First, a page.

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Hi I just want to make sure I have these concepts right. Overloading in java means that you can have a constructor or a method with different number of arguments or different data types. i.e

public void setValue(){
   this.value = 0;
}
public void setValue(int v){
   this.value = v;
}

How about this method? Would it still be considered overloading since it's returning a different data type?

public int setValue(){
   return this.value;
}

Second question is: what is overwriting in java? Does it relate to inheritance. Let's I have the following:

public class Vehicle{
  double basePrice = 20000;
  //constructor defined
  public double getPrice(){
     return basePrice;
   }
}

public class Truck extends Vehicle{
  double truckPrice = 14000;
  //constructor defined
  public double getPrice(){
     return truckPrice;
   }
}

So now let's say I have the following

Truck truck = new Truck();

if I call

truck.super.getPrice()

this would return the price from the Vehicle class, 20,000

if I call

truck.getPrice()

this would return the price in the truck class, 14,000

Is my knowledge correct for both questions?

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I wouldn't use setValue() as it is ambiguous as to what it is setting the value to. clearValue() would be clearer and thus no need for overloading. –  Peter Lawrey May 8 '09 at 6:02

3 Answers 3

up vote 23 down vote accepted

You are basically correct. Overloading is having multiple methods in a single class where the method has the same name. However, the return value is not seen as part of the signature of the method. Thus, you cannot overload a method by changing only the return value. You cannot have the following code, from your example:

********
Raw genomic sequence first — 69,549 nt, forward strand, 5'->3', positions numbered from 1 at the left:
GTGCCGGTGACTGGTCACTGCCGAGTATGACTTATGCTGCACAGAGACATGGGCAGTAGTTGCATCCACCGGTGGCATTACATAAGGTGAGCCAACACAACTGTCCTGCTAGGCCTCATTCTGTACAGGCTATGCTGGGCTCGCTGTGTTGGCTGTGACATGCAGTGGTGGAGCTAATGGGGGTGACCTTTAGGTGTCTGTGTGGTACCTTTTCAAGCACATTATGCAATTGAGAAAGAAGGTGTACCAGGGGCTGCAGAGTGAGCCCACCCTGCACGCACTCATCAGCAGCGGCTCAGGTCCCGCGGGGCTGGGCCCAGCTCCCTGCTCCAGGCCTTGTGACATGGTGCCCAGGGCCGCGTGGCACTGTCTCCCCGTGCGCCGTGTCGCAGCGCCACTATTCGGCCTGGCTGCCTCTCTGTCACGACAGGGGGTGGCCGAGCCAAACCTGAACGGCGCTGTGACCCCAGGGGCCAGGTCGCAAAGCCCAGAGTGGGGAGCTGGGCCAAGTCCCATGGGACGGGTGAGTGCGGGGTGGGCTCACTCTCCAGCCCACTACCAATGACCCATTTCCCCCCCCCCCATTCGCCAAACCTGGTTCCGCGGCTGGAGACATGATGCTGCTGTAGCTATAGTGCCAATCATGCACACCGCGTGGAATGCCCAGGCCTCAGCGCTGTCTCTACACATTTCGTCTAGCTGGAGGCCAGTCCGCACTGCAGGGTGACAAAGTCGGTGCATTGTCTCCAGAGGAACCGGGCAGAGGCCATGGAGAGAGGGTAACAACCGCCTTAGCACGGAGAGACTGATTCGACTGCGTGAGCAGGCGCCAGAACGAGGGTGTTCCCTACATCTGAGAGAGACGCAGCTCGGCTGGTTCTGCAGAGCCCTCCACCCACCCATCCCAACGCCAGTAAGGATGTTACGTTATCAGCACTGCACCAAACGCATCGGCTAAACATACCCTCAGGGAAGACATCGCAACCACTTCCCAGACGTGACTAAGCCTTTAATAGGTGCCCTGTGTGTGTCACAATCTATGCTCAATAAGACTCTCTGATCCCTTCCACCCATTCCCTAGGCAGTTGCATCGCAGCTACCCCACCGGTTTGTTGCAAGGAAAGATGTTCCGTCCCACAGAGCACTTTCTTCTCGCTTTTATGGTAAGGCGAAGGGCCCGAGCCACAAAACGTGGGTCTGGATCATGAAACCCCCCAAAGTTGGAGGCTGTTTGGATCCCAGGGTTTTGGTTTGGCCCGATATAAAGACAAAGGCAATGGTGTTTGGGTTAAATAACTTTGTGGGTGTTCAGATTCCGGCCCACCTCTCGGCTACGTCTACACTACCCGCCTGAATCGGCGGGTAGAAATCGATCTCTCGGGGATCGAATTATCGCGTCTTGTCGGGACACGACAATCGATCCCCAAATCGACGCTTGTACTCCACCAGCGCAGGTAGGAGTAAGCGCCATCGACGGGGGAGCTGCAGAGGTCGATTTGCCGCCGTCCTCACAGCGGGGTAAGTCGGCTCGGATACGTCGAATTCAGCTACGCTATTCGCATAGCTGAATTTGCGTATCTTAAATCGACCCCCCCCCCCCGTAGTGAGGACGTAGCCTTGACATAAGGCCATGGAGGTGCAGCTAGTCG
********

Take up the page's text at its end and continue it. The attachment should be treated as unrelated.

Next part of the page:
public void setValue() {
   this.value = 0;
}

public int setValue() {
   return this.value;
}

This will fail to compile.

As Rob identified, I believe you mean overriding, and you have that correct. Note with overriding, you cannot change the return type. As of Java 5, you can return a derived type of what the base class method returned. Before Java 5, it must be the identical type. That is, you cannot do the below until Java 5 and later:

public class AnimalNoise {}
public class Miaw extends AnimalNoise {}

public class Animal {
    public AnimalNoise makeNoise() {
        return new AnimalNoise();
    }
}

public class Cat extends Animal {
    public Miaw makeNoise() {
        return new Miaw ();
    }
}

However, even in Java 5 and later, you cannot do the following:

public class Animal {
    public String makeNoise() {
        return "silence";
    }
}

public class Cat extends Animal {
    public Miaw makeNoise() {
        return new Miaw ();
    }
}
public class Miaw {}

Finally, a big difference between overloading and overriding that is often overlooked is that overloading is decided at compile time and overriding is decided at runtime. This catches many people by surprise when they expect overloading to be decided at runtime.

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1  
+1 Head First Java by Kathy Sierra, Bert Bates –  abi1964 May 18 '12 at 6:11

Correct; overloading is providing multiple signatures for the same method.

Overriding, which is what I think you mean by "overwriting" is the act of providing a different implementation of a method inherited from a base type, and is basically the point of polymorphism by inheritance, i.e.

public class Bicycle implements Vehicle {
    public void drive() { ... }
}

public class Motorcycle extends Bicycle {
    public void drive() {
        // Do motorcycle-specific driving here, overriding Bicycle.drive()
        // (we can still call the base method if it's useful to us here)
    }
}
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what you have described is correct.

For more clarification take a look at polymorphism concept. The Wikipedia has a good article

http://en.wikipedia.org/wiki/Polymorphism#Computing

http://en.wikipedia.org/wiki/Polymorphism_in_object-oriented_programming

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